South Africa cannot save its way to recovery, says FNB CEO

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Jacques Celliers.
Jacques Celliers.
Elvira Wood
  • Many people, even those whose incomes have not been affected by Covid-19, are cutting back on spending. 
  • But FNB CEO Jacques Celliers says cutting back too much could be detrimental to the economy.
  • Already inflation growth in the country is at its lowest levels in nearly 16 years, threatening the survival of some retailers and those they employ.

The explosion of indoor cardio on YouTube; more time to cook as people work from home and newly found hairdressing skills, has had many people reconsidering their pre-lockdown spending habits.

But while the economic threats of Covid-19 have instilled financial discipline, South Africa has to guard against halting its economic wheels, says FNB CEO Jacques Celliers.

Earlier this month, Statistics SA data showed consumer price inflation slowed to 2.1% in May, the lowest level recorded in nearly 16 years.

In fact, Old Mutual chief economist Johann Els was concerned that South Africa now faced a higher risk of deflation as policy responses like the 300 basis point cut in interest rates so far this year have failed to encourage consumer spending.

While many people have been forced to cut back on their spending because of reduced income, Celliers in an interview with FIN24, said banks had experienced a "massive drop" in transactional volumes, across the industry, showing that everyone was saving more.

When people are saving more of their money, banks benefit as they sit on bigger deposits.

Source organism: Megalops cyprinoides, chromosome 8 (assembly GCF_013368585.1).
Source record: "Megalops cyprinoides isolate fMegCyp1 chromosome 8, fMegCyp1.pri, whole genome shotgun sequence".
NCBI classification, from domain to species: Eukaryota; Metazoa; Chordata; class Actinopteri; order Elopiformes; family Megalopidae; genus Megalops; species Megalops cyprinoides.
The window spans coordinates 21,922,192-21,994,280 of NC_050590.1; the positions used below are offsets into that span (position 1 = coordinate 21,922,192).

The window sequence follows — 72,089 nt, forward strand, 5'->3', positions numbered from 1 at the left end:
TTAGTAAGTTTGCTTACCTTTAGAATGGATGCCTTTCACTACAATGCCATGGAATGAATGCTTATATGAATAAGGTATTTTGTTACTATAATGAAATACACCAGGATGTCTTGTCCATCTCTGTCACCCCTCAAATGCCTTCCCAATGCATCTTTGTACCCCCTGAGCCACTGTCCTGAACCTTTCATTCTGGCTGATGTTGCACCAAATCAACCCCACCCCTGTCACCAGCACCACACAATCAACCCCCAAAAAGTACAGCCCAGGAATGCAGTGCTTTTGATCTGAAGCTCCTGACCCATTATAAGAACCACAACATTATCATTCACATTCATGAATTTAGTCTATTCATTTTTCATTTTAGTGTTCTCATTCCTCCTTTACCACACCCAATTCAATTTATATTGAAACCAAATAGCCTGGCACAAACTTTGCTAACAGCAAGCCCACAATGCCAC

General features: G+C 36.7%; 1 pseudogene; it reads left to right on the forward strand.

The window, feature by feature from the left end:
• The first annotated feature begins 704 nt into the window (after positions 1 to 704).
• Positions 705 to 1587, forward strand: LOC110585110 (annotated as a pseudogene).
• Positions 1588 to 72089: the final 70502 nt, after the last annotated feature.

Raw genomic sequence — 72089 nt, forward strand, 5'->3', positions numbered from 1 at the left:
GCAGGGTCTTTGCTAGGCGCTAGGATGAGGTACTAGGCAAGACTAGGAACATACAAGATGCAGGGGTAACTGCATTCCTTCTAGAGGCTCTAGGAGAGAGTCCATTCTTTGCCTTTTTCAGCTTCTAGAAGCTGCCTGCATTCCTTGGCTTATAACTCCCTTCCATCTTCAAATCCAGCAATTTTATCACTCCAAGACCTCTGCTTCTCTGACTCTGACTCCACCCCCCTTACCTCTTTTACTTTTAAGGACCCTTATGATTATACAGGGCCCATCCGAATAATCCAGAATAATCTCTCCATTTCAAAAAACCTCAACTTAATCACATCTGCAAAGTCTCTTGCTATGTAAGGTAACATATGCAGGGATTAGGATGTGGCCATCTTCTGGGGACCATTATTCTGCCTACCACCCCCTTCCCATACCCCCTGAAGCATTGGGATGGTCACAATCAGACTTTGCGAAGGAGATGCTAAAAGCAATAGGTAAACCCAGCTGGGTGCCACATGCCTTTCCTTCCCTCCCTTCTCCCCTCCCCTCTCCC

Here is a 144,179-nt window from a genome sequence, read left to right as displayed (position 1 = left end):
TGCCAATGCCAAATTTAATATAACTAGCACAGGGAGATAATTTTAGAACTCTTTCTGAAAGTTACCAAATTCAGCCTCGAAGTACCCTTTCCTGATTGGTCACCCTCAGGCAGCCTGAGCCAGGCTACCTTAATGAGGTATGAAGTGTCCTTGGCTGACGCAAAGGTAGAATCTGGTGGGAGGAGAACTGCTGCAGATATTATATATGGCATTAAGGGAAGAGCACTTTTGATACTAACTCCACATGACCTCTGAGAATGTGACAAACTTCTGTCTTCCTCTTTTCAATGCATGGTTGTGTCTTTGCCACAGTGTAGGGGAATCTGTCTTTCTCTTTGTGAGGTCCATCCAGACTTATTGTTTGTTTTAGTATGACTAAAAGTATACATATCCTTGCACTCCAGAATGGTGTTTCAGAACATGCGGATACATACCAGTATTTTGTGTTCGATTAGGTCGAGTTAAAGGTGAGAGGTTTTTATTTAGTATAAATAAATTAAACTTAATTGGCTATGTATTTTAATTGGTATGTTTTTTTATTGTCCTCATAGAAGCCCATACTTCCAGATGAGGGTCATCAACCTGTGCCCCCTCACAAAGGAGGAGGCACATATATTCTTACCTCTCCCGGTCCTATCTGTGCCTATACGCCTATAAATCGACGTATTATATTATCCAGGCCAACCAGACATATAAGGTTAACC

But they also lose out on transactional volumes and revenue that they would have generated from lending activities if people bought homes, cars or took out credit for other purposes. However, it's not just about banks' transactional volumes, the ripple effects are much bigger.

"An economy needs trade," said Celliers.

"Unfortunately, we don't have a big enough economy for 50 million people if we don't have trade. Whether it's a spaza shop, at Woolies (Woolworths) or at a restaurant, we need trade. If we all sit at home, you will have a much smaller economy."

While the South African economy came close to a standstill during the hard lockdown, the move to Level 4 failed to lift retail and wholesale trade sales in May. Stats SA is yet to publish June data but recent trading updates of companies like Spur and The Foschini Group showed that trading remained subdued in June while the jury was still out for July as restaurants were allowed to open for sit-downs only this month.

Celliers joins a growing number of people and organisations who have warned that South Africa cannot save its way to recovery.

Earlier this week Stanlib chief economist, Kevin Lings, warned that while South African households needed to save more, any economy does not want its savings levels to go up to a point where it becomes counter-productive to economic growth.

Not that South African households were anywhere near those high savings levels - the household savings ratio in the country is actually below zero - but when people cut their consumption too much, "economic vibrancy" stops, said Lings.

Celliers said he's "scared" about the possibility of ending up with a "very, very soft economy" because everyone was looking at someone else to do something to boost the economy.

"Our big industries are disappearing. We are going to have a very low externalised economy. Very few investments are going to come to South Africa now. We'll export less stuff. Our economy is going to get less foreign tourists. So, it's the local trade that we need to somehow illuminate," he said.

Celliers said South Africans would need to put more effort into saving each other's businesses because continued employment in all sectors was dependant on moving money from one sector to another, one hand to another.

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